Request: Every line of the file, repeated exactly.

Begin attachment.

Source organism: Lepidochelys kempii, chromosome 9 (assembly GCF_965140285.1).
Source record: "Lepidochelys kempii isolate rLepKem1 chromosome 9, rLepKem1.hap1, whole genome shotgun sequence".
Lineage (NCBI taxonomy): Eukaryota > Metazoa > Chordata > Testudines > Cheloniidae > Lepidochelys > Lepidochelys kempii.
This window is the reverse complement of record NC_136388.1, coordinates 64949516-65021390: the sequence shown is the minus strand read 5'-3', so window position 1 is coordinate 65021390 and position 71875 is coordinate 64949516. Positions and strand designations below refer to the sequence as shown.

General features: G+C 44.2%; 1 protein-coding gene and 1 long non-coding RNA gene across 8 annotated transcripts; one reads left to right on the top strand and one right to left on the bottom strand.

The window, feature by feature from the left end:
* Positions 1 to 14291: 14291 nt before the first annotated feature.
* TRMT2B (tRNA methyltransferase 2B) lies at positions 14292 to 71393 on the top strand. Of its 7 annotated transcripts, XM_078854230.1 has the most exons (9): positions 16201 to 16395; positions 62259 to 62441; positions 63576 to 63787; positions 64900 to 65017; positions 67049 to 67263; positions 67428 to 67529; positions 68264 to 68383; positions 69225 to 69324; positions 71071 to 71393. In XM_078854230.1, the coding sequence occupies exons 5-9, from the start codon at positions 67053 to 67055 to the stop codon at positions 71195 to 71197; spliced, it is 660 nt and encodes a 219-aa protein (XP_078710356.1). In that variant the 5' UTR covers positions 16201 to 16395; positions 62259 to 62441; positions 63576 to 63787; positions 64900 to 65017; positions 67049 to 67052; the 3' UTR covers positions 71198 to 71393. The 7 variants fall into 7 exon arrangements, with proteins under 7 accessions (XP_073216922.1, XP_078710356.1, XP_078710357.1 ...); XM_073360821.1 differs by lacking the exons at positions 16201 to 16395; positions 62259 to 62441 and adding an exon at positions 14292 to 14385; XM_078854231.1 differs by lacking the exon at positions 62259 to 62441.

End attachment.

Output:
Source organism: Lepidochelys kempii, chromosome 9 (assembly GCF_965140285.1).
Source record: "Lepidochelys kempii isolate rLepKem1 chromosome 9, rLepKem1.hap1, whole genome shotgun sequence".
Lineage (NCBI taxonomy): Eukaryota > Metazoa > Chordata > Testudines > Cheloniidae > Lepidochelys > Lepidochelys kempii.
This window is the reverse complement of record NC_136388.1, coordinates 64949516-65021390: the sequence shown is the minus strand read 5'-3', so window position 1 is coordinate 65021390 and position 71875 is coordinate 64949516. Positions and strand designations below refer to the sequence as shown.

General features: G+C 44.2%; 1 protein-coding gene and 1 long non-coding RNA gene across 8 annotated transcripts; one reads left to right on the top strand and one right to left on the bottom strand.

The window, feature by feature from the left end:
* Positions 1 to 14291: 14291 nt before the first annotated feature.
* TRMT2B (tRNA methyltransferase 2B) lies at positions 14292 to 71393 on the top strand. Of its 7 annotated transcripts, XM_078854230.1 has the most exons (9): positions 16201 to 16395; positions 62259 to 62441; positions 63576 to 63787; positions 64900 to 65017; positions 67049 to 67263; positions 67428 to 67529; positions 68264 to 68383; positions 69225 to 69324; positions 71071 to 71393. In XM_078854230.1, the coding sequence occupies exons 5-9, from the start codon at positions 67053 to 67055 to the stop codon at positions 71195 to 71197; spliced, it is 660 nt and encodes a 219-aa protein (XP_078710356.1). In that variant the 5' UTR covers positions 16201 to 16395; positions 62259 to 62441; positions 63576 to 63787; positions 64900 to 65017; positions 67049 to 67052; the 3' UTR covers positions 71198 to 71393. The 7 variants fall into 7 exon arrangements, with proteins under 7 accessions (XP_073216922.1, XP_078710356.1, XP_078710357.1 ...); XM_073360821.1 differs by lacking the exons at positions 16201 to 16395; positions 62259 to 62441 and adding an exon at positions 14292 to 14385; XM_078854231.1 differs by lacking the exon at positions 62259 to 62441.